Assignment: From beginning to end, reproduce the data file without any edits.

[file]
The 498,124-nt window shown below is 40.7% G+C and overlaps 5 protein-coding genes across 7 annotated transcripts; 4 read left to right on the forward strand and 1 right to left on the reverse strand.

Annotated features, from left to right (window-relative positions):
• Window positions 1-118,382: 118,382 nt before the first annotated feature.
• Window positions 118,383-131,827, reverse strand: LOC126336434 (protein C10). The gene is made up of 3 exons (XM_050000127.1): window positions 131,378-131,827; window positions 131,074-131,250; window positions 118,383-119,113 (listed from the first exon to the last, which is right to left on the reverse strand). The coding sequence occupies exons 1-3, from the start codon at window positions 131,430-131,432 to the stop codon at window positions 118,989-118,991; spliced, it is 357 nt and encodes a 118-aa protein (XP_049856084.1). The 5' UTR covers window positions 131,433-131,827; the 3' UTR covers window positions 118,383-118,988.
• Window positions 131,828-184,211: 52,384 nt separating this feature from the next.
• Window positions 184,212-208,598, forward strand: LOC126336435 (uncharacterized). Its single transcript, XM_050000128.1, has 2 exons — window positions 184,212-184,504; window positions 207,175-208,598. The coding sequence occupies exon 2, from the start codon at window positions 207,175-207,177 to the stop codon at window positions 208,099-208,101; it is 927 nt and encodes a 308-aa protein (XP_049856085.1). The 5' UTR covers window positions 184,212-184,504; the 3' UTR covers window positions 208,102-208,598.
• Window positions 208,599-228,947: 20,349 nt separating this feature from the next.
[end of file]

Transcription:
The 498,124-nt window shown below is 40.7% G+C and overlaps 5 protein-coding genes across 7 annotated transcripts; 4 read left to right on the forward strand and 1 right to left on the reverse strand.

Annotated features, from left to right (window-relative positions):
• Window positions 1-118,382: 118,382 nt before the first annotated feature.
• Window positions 118,383-131,827, reverse strand: LOC126336434 (protein C10). The gene is made up of 3 exons (XM_050000127.1): window positions 131,378-131,827; window positions 131,074-131,250; window positions 118,383-119,113 (listed from the first exon to the last, which is right to left on the reverse strand). The coding sequence occupies exons 1-3, from the start codon at window positions 131,430-131,432 to the stop codon at window positions 118,989-118,991; spliced, it is 357 nt and encodes a 118-aa protein (XP_049856084.1). The 5' UTR covers window positions 131,433-131,827; the 3' UTR covers window positions 118,383-118,988.
• Window positions 131,828-184,211: 52,384 nt separating this feature from the next.
• Window positions 184,212-208,598, forward strand: LOC126336435 (uncharacterized). Its single transcript, XM_050000128.1, has 2 exons — window positions 184,212-184,504; window positions 207,175-208,598. The coding sequence occupies exon 2, from the start codon at window positions 207,175-207,177 to the stop codon at window positions 208,099-208,101; it is 927 nt and encodes a 308-aa protein (XP_049856085.1). The 5' UTR covers window positions 184,212-184,504; the 3' UTR covers window positions 208,102-208,598.
• Window positions 208,599-228,947: 20,349 nt separating this feature from the next.